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Acute parietal lobe infarction presenting as Gerstmann’s syndrome and cognitive decline mimicking senile dementia

Authors Chen T, Chen C, Yen C, Kuo S, Yeh Y, Chang S, Huang S

Received 1 February 2013

Accepted for publication 9 April 2013

Published 3 July 2013 Volume 2013:9 Pages 937—940

DOI https://doi.org/10.2147/NDT.S43527

Checked for plagiarism Yes

Review by Single-blind

Peer reviewer comments 3


Tien-Yu Chen,1 Chun-Yen Chen,1,3 Che-Hung Yen,2,3 Shin-Chang Kuo,1,3 Yi-Wei Yeh,1,3 Serena Chang,1 San-Yuan Huang1,3

1Department of Psychiatry, 2Department of Neurology, Tri-Service General Hospital, School of Medicine, National Defense Medical Center, 3Graduate Institute of Medical Sciences, National Defense Medical Center, Taipei, Taiwan, Republic of China

Abstract: Gerstmann’s syndrome encompasses the tetrad of finger agnosia, agraphia, acalculia, and right-left confusion. An elderly man with a history of several cardiovascular diseases was initially brought to the psychiatric outpatient department by his family because of worsening of recent memory, executive function, and mixed anxious-depressive mood. Gerstmann’s syndrome without obvious motor function impairment and dementia-like features could be observed at first. Emergent brain computed tomography scan revealed new left-middle cerebral artery infarction over the left posterior parietal lobe. This case reminds us that acute cerebral infarction involving the parietal lobe may present as Gerstmann’s syndrome accompanied by cognitive decline mimicking dementia. As a result, emergent organic workups should be arranged, especially for elderly patients at high risk for cerebral vascular accident.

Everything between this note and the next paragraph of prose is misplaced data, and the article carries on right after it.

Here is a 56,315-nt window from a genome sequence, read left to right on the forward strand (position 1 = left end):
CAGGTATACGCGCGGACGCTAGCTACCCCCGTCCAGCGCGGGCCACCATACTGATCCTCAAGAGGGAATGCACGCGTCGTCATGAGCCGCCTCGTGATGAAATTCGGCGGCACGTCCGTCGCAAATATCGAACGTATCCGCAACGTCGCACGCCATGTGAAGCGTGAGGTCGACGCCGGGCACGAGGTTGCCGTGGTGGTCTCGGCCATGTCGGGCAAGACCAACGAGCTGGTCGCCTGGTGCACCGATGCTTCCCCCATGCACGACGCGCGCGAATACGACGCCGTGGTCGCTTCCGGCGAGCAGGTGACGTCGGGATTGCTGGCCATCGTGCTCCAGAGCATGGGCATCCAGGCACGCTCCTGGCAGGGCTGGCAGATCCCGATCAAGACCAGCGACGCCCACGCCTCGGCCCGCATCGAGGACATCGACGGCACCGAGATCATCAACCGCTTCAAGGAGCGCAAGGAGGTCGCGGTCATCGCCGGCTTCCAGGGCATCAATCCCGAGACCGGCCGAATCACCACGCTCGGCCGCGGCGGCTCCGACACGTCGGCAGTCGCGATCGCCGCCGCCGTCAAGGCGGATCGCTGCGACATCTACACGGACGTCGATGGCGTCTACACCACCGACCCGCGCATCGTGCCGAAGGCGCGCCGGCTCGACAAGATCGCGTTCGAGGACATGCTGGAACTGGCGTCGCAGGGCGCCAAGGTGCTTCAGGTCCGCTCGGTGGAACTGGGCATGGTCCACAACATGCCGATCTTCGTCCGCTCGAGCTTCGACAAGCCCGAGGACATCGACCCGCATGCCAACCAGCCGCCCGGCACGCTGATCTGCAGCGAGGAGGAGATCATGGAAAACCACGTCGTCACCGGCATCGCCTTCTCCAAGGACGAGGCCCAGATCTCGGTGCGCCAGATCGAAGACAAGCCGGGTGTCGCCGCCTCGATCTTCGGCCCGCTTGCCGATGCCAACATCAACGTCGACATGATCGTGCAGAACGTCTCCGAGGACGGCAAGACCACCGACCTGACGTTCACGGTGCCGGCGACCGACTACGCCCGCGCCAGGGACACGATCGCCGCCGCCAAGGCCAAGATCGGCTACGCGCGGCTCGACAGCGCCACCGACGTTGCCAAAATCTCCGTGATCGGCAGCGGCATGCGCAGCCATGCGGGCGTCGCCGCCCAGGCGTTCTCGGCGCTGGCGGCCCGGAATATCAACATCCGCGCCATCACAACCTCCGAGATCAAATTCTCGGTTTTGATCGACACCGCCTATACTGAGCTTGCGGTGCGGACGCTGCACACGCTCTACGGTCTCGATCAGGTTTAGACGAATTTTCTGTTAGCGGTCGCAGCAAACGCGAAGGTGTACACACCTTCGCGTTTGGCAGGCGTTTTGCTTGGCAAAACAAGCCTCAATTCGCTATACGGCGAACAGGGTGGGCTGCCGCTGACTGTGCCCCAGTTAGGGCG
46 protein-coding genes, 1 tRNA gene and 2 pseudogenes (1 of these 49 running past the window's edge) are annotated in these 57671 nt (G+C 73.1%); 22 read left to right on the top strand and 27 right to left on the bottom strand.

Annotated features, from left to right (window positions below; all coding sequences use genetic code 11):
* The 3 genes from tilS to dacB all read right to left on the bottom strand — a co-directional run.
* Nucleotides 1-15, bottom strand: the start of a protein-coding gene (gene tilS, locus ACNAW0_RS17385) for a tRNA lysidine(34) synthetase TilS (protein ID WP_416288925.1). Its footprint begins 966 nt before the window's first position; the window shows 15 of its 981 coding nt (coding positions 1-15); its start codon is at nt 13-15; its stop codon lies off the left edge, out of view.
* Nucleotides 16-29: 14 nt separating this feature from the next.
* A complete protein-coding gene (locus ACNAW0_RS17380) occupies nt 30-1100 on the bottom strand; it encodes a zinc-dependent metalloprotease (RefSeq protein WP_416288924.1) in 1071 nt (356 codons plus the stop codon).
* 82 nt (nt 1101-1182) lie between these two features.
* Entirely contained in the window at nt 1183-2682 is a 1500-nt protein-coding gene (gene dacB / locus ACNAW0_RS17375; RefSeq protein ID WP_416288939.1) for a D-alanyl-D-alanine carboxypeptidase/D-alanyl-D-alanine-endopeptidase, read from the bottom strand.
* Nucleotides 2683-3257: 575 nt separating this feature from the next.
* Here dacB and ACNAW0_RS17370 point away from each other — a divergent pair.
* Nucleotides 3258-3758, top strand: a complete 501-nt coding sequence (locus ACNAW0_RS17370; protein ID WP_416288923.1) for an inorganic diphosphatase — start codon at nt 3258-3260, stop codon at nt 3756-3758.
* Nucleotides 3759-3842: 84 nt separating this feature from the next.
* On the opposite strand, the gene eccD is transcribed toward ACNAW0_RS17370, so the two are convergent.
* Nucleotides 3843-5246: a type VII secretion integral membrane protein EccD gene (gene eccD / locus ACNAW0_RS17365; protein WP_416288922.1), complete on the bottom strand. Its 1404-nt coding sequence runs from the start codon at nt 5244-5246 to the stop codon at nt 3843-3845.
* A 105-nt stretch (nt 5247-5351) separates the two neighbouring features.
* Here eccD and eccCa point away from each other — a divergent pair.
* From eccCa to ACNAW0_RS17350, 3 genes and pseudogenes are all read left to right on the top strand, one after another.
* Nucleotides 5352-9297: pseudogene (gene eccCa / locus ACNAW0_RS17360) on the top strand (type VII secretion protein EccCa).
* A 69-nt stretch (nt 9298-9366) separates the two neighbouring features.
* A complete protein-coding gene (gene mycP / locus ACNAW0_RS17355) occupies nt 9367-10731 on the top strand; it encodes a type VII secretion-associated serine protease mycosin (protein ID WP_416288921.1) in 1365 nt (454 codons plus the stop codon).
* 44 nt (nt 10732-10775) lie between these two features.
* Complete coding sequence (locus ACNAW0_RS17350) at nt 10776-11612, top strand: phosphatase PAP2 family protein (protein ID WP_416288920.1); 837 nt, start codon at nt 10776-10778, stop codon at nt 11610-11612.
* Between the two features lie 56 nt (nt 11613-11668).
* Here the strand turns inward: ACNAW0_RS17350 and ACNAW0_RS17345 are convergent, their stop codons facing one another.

Keywords: Gerstmann’s syndrome, dementia, parietal lobe infarction

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